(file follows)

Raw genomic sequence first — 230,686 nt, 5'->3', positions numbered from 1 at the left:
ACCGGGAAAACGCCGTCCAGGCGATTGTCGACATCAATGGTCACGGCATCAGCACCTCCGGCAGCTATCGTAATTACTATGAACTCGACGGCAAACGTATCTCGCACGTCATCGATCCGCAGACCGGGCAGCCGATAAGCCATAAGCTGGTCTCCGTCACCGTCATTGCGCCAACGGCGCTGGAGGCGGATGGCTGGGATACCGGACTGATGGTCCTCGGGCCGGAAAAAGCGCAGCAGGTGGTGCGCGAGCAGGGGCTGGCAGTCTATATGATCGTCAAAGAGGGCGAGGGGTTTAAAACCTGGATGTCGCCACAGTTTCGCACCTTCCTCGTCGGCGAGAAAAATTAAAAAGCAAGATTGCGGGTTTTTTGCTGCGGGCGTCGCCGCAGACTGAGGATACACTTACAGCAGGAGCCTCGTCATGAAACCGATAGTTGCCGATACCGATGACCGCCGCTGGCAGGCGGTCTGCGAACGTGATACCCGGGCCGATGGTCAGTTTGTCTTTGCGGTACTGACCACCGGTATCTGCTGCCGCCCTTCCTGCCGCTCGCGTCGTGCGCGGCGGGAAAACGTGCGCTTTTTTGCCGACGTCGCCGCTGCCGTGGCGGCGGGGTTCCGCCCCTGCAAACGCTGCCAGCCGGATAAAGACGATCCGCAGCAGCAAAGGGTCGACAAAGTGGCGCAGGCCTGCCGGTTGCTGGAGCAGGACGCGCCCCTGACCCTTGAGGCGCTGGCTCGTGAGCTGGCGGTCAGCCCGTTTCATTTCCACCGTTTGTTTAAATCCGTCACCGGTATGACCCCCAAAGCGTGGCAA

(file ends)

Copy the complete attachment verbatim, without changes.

Raw genomic sequence first — 230,686 nt, 5'->3', positions numbered from 1 at the left:
ACCGGGAAAACGCCGTCCAGGCGATTGTCGACATCAATGGTCACGGCATCAGCACCTCCGGCAGCTATCGTAATTACTATGAACTCGACGGCAAACGTATCTCGCACGTCATCGATCCGCAGACCGGGCAGCCGATAAGCCATAAGCTGGTCTCCGTCACCGTCATTGCGCCAACGGCGCTGGAGGCGGATGGCTGGGATACCGGACTGATGGTCCTCGGGCCGGAAAAAGCGCAGCAGGTGGTGCGCGAGCAGGGGCTGGCAGTCTATATGATCGTCAAAGAGGGCGAGGGGTTTAAAACCTGGATGTCGCCACAGTTTCGCACCTTCCTCGTCGGCGAGAAAAATTAAAAAGCAAGATTGCGGGTTTTTTGCTGCGGGCGTCGCCGCAGACTGAGGATACACTTACAGCAGGAGCCTCGTCATGAAACCGATAGTTGCCGATACCGATGACCGCCGCTGGCAGGCGGTCTGCGAACGTGATACCCGGGCCGATGGTCAGTTTGTCTTTGCGGTACTGACCACCGGTATCTGCTGCCGCCCTTCCTGCCGCTCGCGTCGTGCGCGGCGGGAAAACGTGCGCTTTTTTGCCGACGTCGCCGCTGCCGTGGCGGCGGGGTTCCGCCCCTGCAAACGCTGCCAGCCGGATAAAGACGATCCGCAGCAGCAAAGGGTCGACAAAGTGGCGCAGGCCTGCCGGTTGCTGGAGCAGGACGCGCCCCTGACCCTTGAGGCGCTGGCTCGTGAGCTGGCGGTCAGCCCGTTTCATTTCCACCGTTTGTTTAAATCCGTCACCGGTATGACCCCCAAAGCGTGGCAA